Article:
American Independence

24 May 2009

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Garth Twa is the award-winning writer and director of 'Pieces of Dolores' and 'Birds Die'. He has also written episodes of 'The Wright Verdicts', a programme from the makers of 24 and CSI, and is the author of the acclaimed book 'Durable Beauty'.

junebug pure movies

During the Ides of the 1980s, all seemed lost for American cinema.  It was the era when comic book heroes became our reality, incarnated in Sylvester Stallone and the uber-American Arnold Schwarzenegger.  Real life characters had all but disappeared from cinema, relegated to painful nostalgia for the early 1970s. Stallone, Schwarzenegger, Jingoism, Steven Segal, Manichean politics, Hulk Hogan, Mr. T.  Bleak days.

But then things changed.  Stallone and Schwarzenegger got paunchy, Sly falling into what appears to be early onset Alzheimers (Rocky VI, at the age of 60?) and Arnold assuming his inevitable and true vocation as a Head of State, seemingly only fit now for Leni Refenstahl movies.  But, sadly, she’s gone.  As is his film career.  Costner—a mercifully short blip—has fallen victim to his own self-importance and our short-lived indulgence, and Mel Gibson has ascended into the ether and has long been given enough rope…(his new movie filmed entirely in ancient Mayan…it’s going to be too delicious!)

Like a weed impossibly forging its way through a crack in the concrete, American independent cinema popped up and flourished.  There was hope.  There is hope.  Even though the term Independent has been snatched up and soiled as just another brand by the accountant-run studios, there still remain the small voices of true filmmakers as well as the load of steaming horseshit that passes itself off as independent.  Two recent movies represent the zenith and the nadir of the current state of American Independent film.

Riding in on the Tarantino Pimpmobile, Hostel is an affront to all that is decent. BBFC gave it an 18 ‘strong bloody violence, torture and strong sex’.  What about warnings for idiot behavior?  What about restrictions against gratuitous tilts-down to asses?  What about offences to credulity (the man disposing of the corpses in the dungeon was a hunchback)?

I don’t mind a lingering, loving close-up of a drill bit with a little offal stuck to it when the little bits of meat belong to an obnoxious, jingoistic, self-righteous American bully.  What I find far more morally offensive and dangerously imitable (the greatest concern of the BBFC, by the way) is the institutionalized frat boy arrogance and unblinking solipsism of these Americans abroad.

Hostel is the tale of Paxton and Josh, two American backpackers trekking through Eastern Europe and showing these former Iron Curtain countries how ugly an Ugly American can be.  With episodes of adolescent geek fantasy (hot Slovakian underwear models clambering to have three-ways, dispensing Ecstasy from their hooker-like tongues), pervasive chauvinism (at one point Paxton rages at the people in the rural regions of their own countries because they won’t speak English), and fetishized violence (mere gore is no longer frightening or clever; it’s just gore), Hostel has all the appeal of a war in Iraq.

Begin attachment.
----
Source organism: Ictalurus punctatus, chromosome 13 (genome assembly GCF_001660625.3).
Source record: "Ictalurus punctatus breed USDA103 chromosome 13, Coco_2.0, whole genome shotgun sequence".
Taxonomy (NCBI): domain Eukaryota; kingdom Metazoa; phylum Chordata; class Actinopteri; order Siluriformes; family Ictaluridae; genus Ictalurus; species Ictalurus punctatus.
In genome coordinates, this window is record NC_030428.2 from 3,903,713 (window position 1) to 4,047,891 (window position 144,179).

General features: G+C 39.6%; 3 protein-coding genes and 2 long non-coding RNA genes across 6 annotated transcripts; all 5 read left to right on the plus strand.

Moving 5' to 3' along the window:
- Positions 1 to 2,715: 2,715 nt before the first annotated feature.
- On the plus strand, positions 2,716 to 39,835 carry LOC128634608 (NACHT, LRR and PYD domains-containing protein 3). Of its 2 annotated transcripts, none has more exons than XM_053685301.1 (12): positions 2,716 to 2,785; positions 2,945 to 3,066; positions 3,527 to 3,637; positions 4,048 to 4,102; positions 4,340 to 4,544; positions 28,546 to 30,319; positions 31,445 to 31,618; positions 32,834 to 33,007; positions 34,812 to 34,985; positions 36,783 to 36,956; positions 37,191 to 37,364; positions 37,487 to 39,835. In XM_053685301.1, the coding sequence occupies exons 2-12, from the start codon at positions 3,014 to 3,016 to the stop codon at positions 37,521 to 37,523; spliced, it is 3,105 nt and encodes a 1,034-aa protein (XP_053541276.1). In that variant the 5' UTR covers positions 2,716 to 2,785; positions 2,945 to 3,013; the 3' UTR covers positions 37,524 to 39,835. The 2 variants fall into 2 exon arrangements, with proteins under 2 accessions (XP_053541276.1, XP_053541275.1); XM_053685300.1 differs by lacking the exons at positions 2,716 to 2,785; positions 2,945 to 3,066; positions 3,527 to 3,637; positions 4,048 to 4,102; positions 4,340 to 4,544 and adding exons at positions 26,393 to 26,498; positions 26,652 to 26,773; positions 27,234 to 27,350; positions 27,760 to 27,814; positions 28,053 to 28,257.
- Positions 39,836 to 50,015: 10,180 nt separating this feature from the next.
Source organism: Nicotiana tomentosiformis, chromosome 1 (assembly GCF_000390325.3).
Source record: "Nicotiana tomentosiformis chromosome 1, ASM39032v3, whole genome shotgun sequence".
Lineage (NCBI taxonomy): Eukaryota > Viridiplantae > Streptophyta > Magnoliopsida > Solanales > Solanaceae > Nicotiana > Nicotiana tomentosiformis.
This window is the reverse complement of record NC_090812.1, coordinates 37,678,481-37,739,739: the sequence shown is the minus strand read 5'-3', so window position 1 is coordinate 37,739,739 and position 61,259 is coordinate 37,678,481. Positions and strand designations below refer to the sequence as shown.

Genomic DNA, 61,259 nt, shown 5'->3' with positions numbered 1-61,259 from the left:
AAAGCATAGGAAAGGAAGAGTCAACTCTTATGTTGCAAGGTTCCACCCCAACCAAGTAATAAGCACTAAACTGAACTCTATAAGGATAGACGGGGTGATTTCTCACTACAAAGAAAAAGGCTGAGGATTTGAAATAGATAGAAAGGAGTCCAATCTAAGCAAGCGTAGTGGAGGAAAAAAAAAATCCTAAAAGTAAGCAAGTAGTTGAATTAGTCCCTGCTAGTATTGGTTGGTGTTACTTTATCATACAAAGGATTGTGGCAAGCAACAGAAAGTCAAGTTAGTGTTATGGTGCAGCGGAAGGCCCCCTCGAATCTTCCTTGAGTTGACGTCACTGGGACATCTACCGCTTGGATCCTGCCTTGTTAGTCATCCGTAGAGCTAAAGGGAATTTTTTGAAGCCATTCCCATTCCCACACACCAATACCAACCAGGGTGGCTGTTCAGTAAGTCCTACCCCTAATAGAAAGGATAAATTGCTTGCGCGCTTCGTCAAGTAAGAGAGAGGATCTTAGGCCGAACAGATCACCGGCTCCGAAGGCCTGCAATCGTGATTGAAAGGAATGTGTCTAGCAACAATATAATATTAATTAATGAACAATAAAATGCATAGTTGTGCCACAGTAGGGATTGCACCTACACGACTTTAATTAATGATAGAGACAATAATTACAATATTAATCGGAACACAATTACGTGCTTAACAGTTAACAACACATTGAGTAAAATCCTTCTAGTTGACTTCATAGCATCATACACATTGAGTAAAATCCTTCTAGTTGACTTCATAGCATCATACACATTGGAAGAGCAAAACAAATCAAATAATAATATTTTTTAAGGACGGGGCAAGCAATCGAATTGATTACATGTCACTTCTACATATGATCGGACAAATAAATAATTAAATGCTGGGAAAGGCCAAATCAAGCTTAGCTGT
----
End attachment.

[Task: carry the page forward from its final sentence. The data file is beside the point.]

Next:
The xenophobia is rampant.  The film is aggressively bigoted, the blameless Americans mocking, among other things, the fact that some European adults smoke (the most egregious of all moral sins, though they have no qualms about ingesting any drugs they can find and drinking until they puke), European circumcision practices, and Icelanders.  Surely there must be some BBFC provisions against the mistreatment of Icelanders?

Oli is a character they meet up with in their travels and, mercifully for him, is the first one to die (which hardly seems justifiable when there were two perfectly good American assholes to kill).  But not before he must suffer humiliations no country should (and no country—save an equanimous Scandinavian one—probably would) endure.  Oli must not only paint a face on his buttocks and make it sing, he must repeat the pain-inducing attempt at a catchphrase, ‘I’m the king of swing!’

Apparently Eli Roth, the director, issued a formal apology to the Icelandic Minister of Culture for all the damage Hostel may cause to Iceland’s reputation.  Which is fine, but what about the Germans, who are made to look like Dr. Mengele?  Or the rampant Slovakophobia?  All Slovakians were evil ruthless sadists, from the aforementioned hot underwear models to the desk clerks to the police to the imps on the streets.  This actually was alarming considering the movie had been filmed in the Czech Republic at the great Barrandov Studios.  The Czech and Slovaks used to share a country.  It seemed a little petty.

Hostel presents a world view, in this shooting-fish-in-a-barrel crime ring, that Americans are worth more because they cost more than any other nationality.  And why shouldn’t they?  The lead character was tortured with an electric drill, had his hand chainsawed, and was truncheoned with a garden trowel, presumably filling him with holes.  But, being American, he oddly suffers very little ill effect, include blood loss.  Nothing can stop him from becoming a vigilante superhero and grabbing the firearms and killing the bad people, or foreigners, although that’s pretty much the same thing.